With a vast number of instantly recognizable pieces of music at his fingertips, the composer could easily coast along and lead the LA Phil through the same "greatest hits" performance of his work every year. The delight—and potential frustration—of his Hollywood Bowl concerts is that Williams never opts for this easy route. Audience members know they'll get to enjoy some of these "greatest hits" and that at least one of them will be a selection from Star Wars. They also know that part of the evening will be a salute to at least one other notable movie composer. Other than that, what they'll hear that night is up for grabs until they arrive at the venue and receive the concert program.
This year's "Music of the Movies" concerts were unique in that the entire first hour was devoted to Williams' music from a single franchise—Harry Potter. Since I was attending with a group of family and friends (a situation akin to herding lots and lots and lots of cats), we arrived just in time to catch the last two pieces, "The Chamber of Secrets" and one of my favorite Williams' compositions "Harry's Wondrous World." As a Potter fan, I wasn't happy to have missed so much of the performance, but what I did get to hear was excellent and well-paired with the movie clips they show on the large screens for the audience. An additional treat came in the form of special guest Vanessa Redgrave, who served as the narrator between clips, tying the different Potter compositions togeher.
After intermission came a tribute to Williams' fellow film composers through an arrangement of well-known movie themes. While I've usually seen Williams' educate the audience on a single composer during his Bowl concerts (his tribute to Alfred Hitchcock composer Bernard Herrmann a couple of years ago was especially memorable), this year's approach made evident the power music has to evoke memories and emotions. The orchestra played only 10 to 15 seconds of the well-known theme songs to films like The Magnificent Seven, Gone with the Wind, Cinema Paradiso and Titanic, but even those short snippets of music would evoke audible reactions from the audience.
Instead of delving into some of his well-known music, Williams then talked for a bit about his 36-year working relationship with Steven Spielberg and the music he did for an atypical Spielberg film, Catch Me If You Can. The jazz stylings from the film score featured the vibraphone, sax and upright bass and were very enjoyable, but you could also feel that the audience was getting restless.
Personally, I couldn't complain about the next selection, an orchestral version of "As Time Goes By" from Casablanca featuring the LA Phil's lead violinist and concert mistress. It was another tasteful nod to the composers who came before Williams and simply a treat to hear this lovely piece of music performed live.
The evening's official program finished strong with pieces from The Witches of Eastwick, the original Dracula and the main theme to the original Christopher Reeve Superman movies. The Superman theme is always uplifting, but this year the Superman movie clips were mixed with Batman movie snippets as part of a superheroes tribute, which considerably weakened the visual component. The feel of both the older Batman movies and the Christian Bale reboot films is so different from the optimistic, inspiring Superman music that the mixed clips were a distraction from the excellent music.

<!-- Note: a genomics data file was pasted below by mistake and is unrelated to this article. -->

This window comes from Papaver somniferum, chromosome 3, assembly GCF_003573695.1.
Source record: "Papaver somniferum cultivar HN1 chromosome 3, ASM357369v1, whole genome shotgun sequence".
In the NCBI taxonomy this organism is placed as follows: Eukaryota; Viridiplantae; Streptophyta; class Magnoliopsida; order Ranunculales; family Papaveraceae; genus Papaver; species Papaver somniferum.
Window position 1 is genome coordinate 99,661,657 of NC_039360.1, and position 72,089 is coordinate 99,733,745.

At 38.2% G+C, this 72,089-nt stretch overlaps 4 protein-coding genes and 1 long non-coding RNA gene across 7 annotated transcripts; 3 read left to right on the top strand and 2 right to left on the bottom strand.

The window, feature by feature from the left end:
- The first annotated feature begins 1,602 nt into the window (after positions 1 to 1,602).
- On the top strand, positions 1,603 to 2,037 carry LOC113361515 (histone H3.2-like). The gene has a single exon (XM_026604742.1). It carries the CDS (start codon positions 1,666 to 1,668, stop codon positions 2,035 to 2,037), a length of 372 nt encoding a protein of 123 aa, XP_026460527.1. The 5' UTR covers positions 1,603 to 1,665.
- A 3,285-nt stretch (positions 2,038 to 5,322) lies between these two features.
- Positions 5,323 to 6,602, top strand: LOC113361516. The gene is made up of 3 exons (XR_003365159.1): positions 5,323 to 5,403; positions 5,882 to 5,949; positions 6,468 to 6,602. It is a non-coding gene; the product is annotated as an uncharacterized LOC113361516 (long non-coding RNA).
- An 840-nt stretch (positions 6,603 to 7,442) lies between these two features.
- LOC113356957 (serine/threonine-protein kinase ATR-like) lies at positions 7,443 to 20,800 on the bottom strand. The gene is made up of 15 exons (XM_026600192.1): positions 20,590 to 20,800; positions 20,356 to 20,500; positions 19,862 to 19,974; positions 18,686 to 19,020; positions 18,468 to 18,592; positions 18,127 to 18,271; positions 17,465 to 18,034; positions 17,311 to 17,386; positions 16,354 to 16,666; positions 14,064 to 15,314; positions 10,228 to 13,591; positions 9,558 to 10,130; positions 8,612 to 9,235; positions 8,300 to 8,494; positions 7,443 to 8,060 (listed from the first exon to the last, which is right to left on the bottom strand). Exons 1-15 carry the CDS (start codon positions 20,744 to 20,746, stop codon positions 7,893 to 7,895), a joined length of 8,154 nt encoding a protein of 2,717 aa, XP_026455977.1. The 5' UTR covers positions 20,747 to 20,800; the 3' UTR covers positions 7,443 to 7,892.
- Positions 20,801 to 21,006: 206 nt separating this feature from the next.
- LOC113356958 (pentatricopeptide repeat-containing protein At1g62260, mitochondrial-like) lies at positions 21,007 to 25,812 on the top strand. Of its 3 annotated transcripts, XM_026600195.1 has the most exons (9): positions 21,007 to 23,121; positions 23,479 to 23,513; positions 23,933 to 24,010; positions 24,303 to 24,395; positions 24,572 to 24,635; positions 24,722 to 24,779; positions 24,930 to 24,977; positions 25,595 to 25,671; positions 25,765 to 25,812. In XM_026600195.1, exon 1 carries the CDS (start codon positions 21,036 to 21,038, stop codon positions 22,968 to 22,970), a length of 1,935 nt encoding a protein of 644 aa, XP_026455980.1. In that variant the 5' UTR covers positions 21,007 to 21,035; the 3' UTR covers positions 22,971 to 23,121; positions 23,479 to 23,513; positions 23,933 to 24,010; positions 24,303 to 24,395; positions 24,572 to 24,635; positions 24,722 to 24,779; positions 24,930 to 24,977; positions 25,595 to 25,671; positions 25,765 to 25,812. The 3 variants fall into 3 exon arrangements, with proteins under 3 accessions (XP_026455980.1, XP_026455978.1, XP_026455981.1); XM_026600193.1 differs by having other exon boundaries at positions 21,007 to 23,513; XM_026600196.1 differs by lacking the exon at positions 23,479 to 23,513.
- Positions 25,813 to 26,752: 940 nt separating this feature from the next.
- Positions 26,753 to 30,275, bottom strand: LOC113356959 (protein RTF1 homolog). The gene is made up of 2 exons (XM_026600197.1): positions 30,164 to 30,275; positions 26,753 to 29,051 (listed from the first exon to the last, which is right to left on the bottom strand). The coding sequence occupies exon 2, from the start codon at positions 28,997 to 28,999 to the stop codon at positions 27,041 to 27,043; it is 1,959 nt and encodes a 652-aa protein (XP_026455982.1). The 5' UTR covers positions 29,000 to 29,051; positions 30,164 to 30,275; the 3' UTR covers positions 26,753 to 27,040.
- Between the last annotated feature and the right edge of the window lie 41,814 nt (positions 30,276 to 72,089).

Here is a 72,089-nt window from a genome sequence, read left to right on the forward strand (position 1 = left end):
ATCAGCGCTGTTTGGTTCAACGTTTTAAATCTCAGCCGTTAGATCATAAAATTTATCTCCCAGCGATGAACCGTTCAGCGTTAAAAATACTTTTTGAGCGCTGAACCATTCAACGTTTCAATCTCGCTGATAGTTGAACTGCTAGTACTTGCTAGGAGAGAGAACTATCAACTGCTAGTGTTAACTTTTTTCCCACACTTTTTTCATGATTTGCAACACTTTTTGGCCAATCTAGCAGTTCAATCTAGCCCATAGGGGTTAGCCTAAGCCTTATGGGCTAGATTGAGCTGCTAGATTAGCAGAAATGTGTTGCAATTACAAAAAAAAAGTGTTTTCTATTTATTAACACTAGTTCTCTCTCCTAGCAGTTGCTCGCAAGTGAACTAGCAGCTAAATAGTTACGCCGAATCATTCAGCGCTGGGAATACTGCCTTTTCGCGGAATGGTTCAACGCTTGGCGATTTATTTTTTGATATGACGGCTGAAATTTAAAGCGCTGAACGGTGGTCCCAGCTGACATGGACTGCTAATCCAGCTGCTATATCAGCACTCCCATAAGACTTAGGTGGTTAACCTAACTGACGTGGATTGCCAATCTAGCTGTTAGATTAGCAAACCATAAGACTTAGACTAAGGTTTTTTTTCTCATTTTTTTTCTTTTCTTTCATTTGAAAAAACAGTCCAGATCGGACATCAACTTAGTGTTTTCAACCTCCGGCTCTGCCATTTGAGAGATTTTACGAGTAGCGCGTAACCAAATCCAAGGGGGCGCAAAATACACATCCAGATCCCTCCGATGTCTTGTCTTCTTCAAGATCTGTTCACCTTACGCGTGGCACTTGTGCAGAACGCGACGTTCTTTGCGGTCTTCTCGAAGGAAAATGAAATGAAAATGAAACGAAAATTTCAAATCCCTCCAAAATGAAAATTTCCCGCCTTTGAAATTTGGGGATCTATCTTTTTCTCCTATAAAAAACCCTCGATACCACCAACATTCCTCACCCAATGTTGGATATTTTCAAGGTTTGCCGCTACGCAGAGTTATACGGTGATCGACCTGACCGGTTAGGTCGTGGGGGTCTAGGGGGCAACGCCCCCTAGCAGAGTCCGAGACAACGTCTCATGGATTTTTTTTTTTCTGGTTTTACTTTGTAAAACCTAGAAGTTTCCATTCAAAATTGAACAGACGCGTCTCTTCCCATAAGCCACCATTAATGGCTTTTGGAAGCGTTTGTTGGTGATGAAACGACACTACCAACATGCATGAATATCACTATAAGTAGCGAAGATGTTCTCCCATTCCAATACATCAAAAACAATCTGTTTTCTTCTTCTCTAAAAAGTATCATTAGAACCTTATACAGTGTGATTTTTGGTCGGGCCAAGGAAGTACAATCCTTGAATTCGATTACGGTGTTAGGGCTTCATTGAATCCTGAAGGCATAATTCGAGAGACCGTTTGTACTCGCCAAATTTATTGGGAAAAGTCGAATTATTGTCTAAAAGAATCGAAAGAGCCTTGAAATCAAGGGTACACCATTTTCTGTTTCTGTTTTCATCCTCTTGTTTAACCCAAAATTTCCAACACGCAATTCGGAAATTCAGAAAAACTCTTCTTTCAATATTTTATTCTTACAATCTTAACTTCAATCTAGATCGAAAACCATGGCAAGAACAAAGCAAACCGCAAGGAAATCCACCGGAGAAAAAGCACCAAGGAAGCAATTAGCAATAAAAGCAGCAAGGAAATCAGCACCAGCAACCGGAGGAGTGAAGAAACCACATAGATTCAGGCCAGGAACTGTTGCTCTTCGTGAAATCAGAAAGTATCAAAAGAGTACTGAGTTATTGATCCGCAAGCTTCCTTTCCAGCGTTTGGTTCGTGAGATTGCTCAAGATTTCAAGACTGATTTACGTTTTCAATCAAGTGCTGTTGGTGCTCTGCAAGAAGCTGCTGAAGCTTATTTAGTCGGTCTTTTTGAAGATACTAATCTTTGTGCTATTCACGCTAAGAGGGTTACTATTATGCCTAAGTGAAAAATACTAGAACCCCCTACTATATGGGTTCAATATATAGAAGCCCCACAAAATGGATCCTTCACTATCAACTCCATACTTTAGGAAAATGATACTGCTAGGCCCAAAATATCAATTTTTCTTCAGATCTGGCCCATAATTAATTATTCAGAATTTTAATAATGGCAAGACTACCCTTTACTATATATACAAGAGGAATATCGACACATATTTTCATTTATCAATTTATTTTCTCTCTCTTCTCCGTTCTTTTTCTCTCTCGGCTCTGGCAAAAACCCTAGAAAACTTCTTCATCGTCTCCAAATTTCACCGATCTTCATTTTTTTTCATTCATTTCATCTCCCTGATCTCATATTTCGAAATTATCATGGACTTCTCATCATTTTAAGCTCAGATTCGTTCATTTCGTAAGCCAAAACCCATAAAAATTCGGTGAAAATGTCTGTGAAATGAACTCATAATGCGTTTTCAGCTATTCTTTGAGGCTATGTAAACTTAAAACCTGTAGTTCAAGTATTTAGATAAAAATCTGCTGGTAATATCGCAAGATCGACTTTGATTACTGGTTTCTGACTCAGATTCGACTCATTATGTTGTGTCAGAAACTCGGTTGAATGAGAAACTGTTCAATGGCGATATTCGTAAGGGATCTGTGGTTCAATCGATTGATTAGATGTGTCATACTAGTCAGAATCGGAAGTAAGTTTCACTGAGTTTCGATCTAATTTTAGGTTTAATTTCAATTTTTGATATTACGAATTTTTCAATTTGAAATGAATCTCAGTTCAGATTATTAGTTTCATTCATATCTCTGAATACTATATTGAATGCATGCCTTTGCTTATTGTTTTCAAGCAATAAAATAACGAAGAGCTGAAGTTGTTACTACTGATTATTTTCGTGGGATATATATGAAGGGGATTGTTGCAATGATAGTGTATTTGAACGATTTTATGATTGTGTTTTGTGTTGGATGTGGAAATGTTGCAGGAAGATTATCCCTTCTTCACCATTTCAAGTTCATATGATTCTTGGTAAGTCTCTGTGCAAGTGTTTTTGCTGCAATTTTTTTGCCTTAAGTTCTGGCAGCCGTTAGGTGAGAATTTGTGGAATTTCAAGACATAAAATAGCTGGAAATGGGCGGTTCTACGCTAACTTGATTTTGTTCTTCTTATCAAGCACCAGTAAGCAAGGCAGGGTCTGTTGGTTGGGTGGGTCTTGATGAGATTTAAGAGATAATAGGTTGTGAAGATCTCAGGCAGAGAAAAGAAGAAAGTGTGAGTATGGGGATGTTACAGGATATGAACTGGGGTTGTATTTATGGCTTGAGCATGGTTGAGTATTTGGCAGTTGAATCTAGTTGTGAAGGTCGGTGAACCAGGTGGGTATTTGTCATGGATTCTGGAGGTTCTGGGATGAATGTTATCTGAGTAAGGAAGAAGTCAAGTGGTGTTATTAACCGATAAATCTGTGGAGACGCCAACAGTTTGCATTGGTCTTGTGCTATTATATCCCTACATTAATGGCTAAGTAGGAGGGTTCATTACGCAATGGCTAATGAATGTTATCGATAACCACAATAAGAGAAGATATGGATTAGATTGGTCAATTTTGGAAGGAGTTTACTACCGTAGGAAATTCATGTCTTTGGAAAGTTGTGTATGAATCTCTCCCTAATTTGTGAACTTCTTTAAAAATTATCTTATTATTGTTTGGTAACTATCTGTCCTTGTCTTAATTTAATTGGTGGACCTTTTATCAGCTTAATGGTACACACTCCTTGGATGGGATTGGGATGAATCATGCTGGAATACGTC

As is often the case, many of the biggest crowd-pleasing pieces were saved for the two encores. One of my favorite and fantastically geeky parts of these annual concerts is the fan reaction as soon as a Star Wars theme starts to play. As soon as Williams announced the start of "Yoda's Theme," Warsies in the audience whipped out hundreds of lightsabers of every color, waving them enthusiastically. The start of the unmistakable main theme from Star Wars only made them happier, although the fans were more subdued this year. Usually, some fans leap up and have lightsaber duels up and down the aisles but I didn't see any of that happen this time around.
The second encore started with the theme to E.T., which was a nice flashback to some of Williams' earlier work. Williams and the orchestra played right into the fans' hands, closing out the night with nothing less than the "Imperial March" from Star Wars. While some audience members were heard to voice their disappointment that nothing from Indiana Jones, Jurassic Park or Schindler's List had been played, not knowing what favorites you'll hear or not hear is actually part of the draw of these concerts. It's also a testament to the skill and immense talent of John Williams that he has created such a successful body of work that he can pick and chose which of his famous pieces he wants to share each year.
"John Williams and the Music of the Movies" 2009 setlist:
Harry Potter—"Hedwig's Theme," "Aunt Marge's Waltz," "Diagon Alley and The Gringotts Vault," "The Knight Bus," "The Quidditch Match," "Fawkes The Phoenix," "A Window to the Past," "The Chamber of Secrets" and "Harry's Wondrous World"
A Tribute to Film Composers (including music from The Bridge on the River Kwai, Patton, The Godfather, Cinema Paradiso, The Magnificent Seven, Titanic, Gone with the Wind, E..T.: The Extra-Terrestrial and Star Wars)
Suite from Catch Me If You Can
"As Time Goes By" from Casablanca
"Devil's Dance" from The Witches of Eastwick
"End Titles" from Dracula
"Superman - Main Theme" from Superman
Star Wars—"Yoda's Theme" and "Star Wars - Main Titles"
Suite from E.T.: The Extra-Terrestrial
"Imperial March" from Star Wars
Don't forget to visit our Pop Wenches YouTube channel at www.youtube.com/popwenches to see additional clips from this concert!